The argument that even where a majority of voters express their political choice through NOTA the results will only be determined on the basis of the so-called "positive votes" in favour of candidates is both fallacious a well as mischievous. The Supreme Court has categorically declared even a negative vote to be a definite expression of political choice which is as much sacrosanct for free & fair elections in a democracy as a "favour vote" and deserve an equal "right to secrecy". Ignoring this material and categorical choice of voters would militate against the spirit of the apex court judgment.
Depriving NOTA votes any substantial meaning for election results on
the mere pretext that the court judgment does not lay down any
procedure for the aftermath of an election permitting NOTA option is
farcical. The court verdict on the sanctity and preciousness of NOTA is
very clear. It is now for the Parliament to make it meaningful and
vibrant.

from:  D.K.Bhatt
Posted on: Oct 9, 2013 at 10:30 IST

It is a big solace to have a sympathetic SC but it is also a scathing
comment on the blatant inaction of the executive regarding its sincerity
in cleaning up the political space. I hope the executive will not as
usual charge the SC with encroaching upon its decision-making space.
People will have to be ever vigilant to protect these hard-earned
rights.

from:  Raj N
Posted on: Oct 9, 2013 at 09:03 IST

It is a recognition of the right of the voters. Well, if the votes
cast "none of the above" out number the highest votes a candidate
secures what would be the result? I opine a new election there.





from:  Nagaraj.b
Posted on: Oct 9, 2013 at 08:43 IST

Thanks to the writer and the Hindu. This article possesses strength for
voters enlightening with hope of maintaining democracy against
politicians' dereliction.

from:  Sanjay basumatary
Posted on: Oct 9, 2013 at 08:39 IST

Basically to call it a negative vote is a misnomer. It is the right of
any citizen to cast a vote. Can we call it a negative vote against
others when a voter casts his vote to a candidate? Similarly "none of
the above" should be considered as another candidate representing the
law and the welfare of the people. By calling it a negative vote let us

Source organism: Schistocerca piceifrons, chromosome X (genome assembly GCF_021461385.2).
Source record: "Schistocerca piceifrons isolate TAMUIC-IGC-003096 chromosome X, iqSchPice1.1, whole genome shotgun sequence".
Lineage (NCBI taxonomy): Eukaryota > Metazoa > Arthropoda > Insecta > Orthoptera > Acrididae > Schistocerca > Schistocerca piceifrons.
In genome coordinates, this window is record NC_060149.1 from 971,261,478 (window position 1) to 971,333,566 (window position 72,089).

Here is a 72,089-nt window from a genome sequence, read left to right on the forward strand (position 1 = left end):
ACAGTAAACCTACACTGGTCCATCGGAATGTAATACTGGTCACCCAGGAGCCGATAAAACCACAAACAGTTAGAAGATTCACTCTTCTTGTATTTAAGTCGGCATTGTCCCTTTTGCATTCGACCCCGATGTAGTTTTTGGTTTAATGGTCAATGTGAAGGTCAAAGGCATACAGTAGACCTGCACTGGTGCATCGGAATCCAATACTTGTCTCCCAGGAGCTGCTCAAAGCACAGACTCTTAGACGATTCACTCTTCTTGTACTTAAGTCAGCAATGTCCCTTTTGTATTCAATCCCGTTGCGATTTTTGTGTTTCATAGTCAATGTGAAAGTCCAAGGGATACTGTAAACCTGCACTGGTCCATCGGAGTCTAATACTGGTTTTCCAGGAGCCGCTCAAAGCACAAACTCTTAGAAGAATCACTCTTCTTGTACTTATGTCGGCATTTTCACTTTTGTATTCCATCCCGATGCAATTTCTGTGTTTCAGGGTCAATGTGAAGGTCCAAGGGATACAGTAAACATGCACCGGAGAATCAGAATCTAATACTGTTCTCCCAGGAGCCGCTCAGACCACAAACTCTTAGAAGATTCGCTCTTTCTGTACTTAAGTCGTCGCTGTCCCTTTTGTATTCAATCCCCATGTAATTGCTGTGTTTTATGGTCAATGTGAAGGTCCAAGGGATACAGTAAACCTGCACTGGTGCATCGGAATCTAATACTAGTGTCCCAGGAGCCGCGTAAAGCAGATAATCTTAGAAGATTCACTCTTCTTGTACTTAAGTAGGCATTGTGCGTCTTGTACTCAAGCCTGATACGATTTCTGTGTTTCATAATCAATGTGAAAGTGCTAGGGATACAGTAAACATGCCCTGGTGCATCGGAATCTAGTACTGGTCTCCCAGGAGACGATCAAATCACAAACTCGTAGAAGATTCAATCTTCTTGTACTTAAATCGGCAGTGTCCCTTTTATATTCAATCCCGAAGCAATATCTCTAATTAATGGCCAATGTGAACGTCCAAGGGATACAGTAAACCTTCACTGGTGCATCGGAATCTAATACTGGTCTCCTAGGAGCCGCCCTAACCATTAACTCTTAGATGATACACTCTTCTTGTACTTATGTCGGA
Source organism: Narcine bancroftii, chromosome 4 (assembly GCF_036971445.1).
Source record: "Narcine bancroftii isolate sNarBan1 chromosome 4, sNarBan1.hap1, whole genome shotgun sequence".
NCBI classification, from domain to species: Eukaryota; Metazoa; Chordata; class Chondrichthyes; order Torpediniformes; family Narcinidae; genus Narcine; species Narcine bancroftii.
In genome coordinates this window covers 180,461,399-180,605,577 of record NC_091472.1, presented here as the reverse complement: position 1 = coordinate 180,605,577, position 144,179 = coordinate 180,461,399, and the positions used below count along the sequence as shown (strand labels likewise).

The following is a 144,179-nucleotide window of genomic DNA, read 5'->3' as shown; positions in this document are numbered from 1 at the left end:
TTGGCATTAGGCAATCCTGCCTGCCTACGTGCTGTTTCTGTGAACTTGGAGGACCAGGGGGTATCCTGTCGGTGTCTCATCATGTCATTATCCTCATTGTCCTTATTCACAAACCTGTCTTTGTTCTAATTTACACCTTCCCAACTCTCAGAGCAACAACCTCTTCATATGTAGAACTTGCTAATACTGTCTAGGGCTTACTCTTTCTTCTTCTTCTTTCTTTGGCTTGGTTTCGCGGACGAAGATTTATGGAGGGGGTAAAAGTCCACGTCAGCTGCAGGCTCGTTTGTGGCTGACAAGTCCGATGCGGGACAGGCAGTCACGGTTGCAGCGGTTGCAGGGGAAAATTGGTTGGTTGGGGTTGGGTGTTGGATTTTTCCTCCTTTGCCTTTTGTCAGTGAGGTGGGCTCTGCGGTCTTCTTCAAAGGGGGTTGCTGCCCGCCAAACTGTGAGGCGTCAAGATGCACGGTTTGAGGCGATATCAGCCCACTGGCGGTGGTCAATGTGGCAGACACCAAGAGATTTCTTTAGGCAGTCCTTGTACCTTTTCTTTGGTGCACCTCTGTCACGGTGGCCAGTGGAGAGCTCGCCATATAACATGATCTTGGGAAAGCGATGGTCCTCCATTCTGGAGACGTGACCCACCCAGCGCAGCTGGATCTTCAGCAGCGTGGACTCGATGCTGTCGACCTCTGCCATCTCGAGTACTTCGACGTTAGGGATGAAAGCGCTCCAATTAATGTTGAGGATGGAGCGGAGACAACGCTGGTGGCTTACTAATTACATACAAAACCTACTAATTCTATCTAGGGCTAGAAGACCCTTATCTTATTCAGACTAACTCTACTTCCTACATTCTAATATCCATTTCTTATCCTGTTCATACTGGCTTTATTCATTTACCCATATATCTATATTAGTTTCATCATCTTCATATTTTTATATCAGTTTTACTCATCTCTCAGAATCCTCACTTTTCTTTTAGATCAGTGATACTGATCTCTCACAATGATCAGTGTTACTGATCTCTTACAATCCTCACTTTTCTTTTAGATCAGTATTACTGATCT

not bring negative thoughts among people paving the way for the
opponents to do away with it. Unfortunately the world falls for
rhetoric.

from:  s.y. Ramakrishnan
Posted on: Oct 9, 2013 at 07:40 IST

Finally we have a TINA factor - the NOTA!

from:  swarna
Posted on: Oct 9, 2013 at 07:39 IST

It is definitely a great reform despite govt.'s opposition, and not a
small matter as it indeed means that 'all the above candidates are unfit
/unworthy to be public representatives and hence rejected'. Such
candidates should be banned from contesting elections. India is in dire
need of reforms until poverty and illiteracy are eradicated from this
land and women and youth are empowered..

from:  Vyas K Susarla
Posted on: Oct 9, 2013 at 07:20 IST

This most desired NOTA provision imposed by the Supreme Court will definitely help in long run and well accepted. I still have one worry that some magnetically hyped personalities like Narendra Modi of Gujarat when run with few donkeys as a candidates the chances of win are always there and then what can happen? Because a good no of voters go like lambs and goats invalidating and annulling educated voters without weighing negativities of ruling unruly party. Modi carries sizable chunk of negative stuff with him like nail-less Lokpal bill brought very late, tainted ministers, not keeping Dy. Speaker from opposition as a tradition, favoring Adani,autocratic approach, creating vacuum of voice, many more such things, vetoing certain genuine points placed by opposition etc. How a Mrs. Rabdi Devi could be CM in place of Mr. Laluprasad? Can ECI or apex court impose some highest educational qualification for being a CM at least and even for a Minister?